Steve Chapman

In 1990, in one of the most innovative developments in modern American education, the Milwaukee public schools created a parental choice system. Some low-income parents got vouchers that could be used to send their children to private schools.

It was a richly promising idea. The new option would let disadvantaged kids escape wretched public schools. Competition would force public schools to improve or close. Students would learn more.

Twenty years have passed. Last week, researchers at the School Choice Demonstration Project at the University of Arkansas published their latest assessment of the results.

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What did they find? Something unexpected: Kids in the program do no better than everyone else. "At this point," said professor Patrick J. Wolf, "the voucher students are showing average rates of achievement gain similar to their public school peers."

This is a surprise to anyone who originally supported the voucher idea -- as I did. But it's entirely consistent with the record elsewhere.

In Washington, D.C., voucher kids improved a little in reading after three years, but not in math. A 2009 review of all the studies on voucher programs found few gains, "most of which are not statistically different from zero." This type of school choice, whatever its merits, has not accomplished what it was supposed to do.

In that, it resembles just about every idea offered by liberals, conservatives or anyone else in recent decades. Coming up with solutions for public education, it turns out, is easy. Coming up with solutions that actually work -- well, that's another story.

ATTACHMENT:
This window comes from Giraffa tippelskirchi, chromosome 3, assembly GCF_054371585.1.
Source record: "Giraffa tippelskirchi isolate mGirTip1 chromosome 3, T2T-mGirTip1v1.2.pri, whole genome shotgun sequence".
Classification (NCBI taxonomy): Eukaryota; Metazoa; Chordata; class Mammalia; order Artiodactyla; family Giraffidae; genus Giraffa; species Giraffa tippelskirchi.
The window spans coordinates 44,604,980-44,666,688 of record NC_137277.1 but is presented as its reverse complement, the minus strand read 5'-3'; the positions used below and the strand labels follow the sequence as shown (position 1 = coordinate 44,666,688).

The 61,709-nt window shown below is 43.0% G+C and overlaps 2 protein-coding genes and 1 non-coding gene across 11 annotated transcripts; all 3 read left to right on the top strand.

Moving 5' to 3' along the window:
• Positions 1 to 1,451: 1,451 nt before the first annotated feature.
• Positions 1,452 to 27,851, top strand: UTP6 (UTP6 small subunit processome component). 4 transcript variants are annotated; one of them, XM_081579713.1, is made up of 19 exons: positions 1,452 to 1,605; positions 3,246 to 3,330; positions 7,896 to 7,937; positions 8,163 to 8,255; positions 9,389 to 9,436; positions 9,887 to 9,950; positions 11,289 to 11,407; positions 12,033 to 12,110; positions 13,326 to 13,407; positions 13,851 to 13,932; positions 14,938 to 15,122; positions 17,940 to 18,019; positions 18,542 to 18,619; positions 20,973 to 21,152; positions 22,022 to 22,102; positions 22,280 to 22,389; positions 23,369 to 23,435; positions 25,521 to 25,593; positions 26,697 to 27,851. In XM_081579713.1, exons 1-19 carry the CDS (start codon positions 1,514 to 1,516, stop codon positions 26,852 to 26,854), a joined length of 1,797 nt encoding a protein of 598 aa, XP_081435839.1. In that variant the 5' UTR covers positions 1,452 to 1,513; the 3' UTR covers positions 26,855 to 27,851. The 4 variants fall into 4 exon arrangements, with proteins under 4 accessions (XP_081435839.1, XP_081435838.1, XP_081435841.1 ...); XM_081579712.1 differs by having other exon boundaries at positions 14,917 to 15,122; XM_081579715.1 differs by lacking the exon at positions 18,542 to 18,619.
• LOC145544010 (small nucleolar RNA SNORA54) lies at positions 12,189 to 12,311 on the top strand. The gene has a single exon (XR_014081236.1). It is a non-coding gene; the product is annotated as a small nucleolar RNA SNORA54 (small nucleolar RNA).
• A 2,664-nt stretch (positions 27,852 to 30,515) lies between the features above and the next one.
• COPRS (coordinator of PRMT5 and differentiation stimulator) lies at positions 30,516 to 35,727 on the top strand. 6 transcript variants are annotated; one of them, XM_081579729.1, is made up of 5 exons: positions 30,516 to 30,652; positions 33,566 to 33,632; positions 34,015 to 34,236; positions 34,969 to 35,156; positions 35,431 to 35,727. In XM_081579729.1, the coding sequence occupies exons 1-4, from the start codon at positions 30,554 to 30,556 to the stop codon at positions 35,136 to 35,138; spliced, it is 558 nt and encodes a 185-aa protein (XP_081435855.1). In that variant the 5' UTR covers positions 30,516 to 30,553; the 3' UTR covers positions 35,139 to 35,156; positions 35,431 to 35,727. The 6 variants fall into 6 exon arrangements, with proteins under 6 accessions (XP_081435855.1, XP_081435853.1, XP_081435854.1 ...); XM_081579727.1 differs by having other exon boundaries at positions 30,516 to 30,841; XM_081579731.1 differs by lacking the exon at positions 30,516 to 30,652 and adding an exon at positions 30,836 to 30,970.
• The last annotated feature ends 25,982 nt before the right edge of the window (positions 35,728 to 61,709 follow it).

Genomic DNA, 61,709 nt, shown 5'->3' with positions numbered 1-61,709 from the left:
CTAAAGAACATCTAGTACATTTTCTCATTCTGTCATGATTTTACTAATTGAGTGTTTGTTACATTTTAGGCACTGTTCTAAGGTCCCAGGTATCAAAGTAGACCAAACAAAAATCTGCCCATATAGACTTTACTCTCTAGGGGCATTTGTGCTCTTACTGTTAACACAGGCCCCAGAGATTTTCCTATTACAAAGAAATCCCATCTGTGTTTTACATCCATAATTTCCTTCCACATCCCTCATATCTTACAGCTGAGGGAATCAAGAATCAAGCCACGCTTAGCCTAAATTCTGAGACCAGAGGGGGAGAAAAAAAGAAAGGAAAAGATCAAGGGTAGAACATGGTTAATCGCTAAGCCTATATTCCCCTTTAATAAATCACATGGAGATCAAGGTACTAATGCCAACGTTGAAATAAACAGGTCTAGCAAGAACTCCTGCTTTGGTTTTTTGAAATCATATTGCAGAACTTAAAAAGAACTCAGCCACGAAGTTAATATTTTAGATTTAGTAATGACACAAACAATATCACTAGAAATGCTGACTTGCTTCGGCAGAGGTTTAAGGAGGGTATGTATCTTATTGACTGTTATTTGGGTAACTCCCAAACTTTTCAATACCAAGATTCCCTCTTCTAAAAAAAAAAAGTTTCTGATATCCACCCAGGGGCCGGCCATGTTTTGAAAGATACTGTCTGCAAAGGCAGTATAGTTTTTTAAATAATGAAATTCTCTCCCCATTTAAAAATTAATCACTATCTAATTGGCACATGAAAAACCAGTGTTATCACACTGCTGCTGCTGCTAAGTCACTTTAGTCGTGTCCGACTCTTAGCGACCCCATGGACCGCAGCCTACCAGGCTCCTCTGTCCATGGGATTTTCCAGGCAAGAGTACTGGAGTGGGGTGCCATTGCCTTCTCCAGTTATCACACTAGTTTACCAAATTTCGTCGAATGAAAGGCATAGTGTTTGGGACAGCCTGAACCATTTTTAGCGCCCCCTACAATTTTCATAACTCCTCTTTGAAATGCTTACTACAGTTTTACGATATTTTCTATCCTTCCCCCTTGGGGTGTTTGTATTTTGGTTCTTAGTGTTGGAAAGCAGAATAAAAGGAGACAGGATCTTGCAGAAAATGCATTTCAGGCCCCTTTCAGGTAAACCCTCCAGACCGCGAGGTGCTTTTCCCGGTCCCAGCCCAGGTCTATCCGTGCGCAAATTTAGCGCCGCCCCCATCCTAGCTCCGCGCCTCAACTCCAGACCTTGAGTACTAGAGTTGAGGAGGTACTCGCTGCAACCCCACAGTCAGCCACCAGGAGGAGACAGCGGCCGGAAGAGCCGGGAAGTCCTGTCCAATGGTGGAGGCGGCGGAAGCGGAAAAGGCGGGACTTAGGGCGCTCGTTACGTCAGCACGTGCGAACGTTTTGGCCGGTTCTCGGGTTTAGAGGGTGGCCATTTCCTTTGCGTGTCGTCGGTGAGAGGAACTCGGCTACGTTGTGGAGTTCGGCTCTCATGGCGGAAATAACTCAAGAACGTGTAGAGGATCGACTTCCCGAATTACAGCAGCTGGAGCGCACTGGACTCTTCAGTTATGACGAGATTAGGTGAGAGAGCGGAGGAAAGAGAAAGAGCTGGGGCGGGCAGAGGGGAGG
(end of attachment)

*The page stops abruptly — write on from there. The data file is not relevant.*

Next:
The latest trend in education reform is charter schools -- independent institutions that are publicly funded but free of the usual restrictions on hiring, firing, curriculum, instruction and so on. Today, there are some 4,700 charter schools enrolling 1.4 million kids.

Like vouchers, they are supposed to stimulate improvement by expanding options, fostering a rush to quality. Like vouchers, they have fallen way short of expectations.

In some places, there is evidence that students who win lotteries that let them go to charter schools do better than students who lose out. In New York City, Stanford University economist Caroline Hoxby found evidence that the charter school kids progress more rapidly than their peers in public schools.

Her study doesn't resolve why. Do the charter schools have better educational methods? Or do the kids just function better when surrounded by motivated kids (or kids with motivated parents)?


Steve Chapman

Steve Chapman is a columnist and editorial writer for the Chicago Tribune.
 

 
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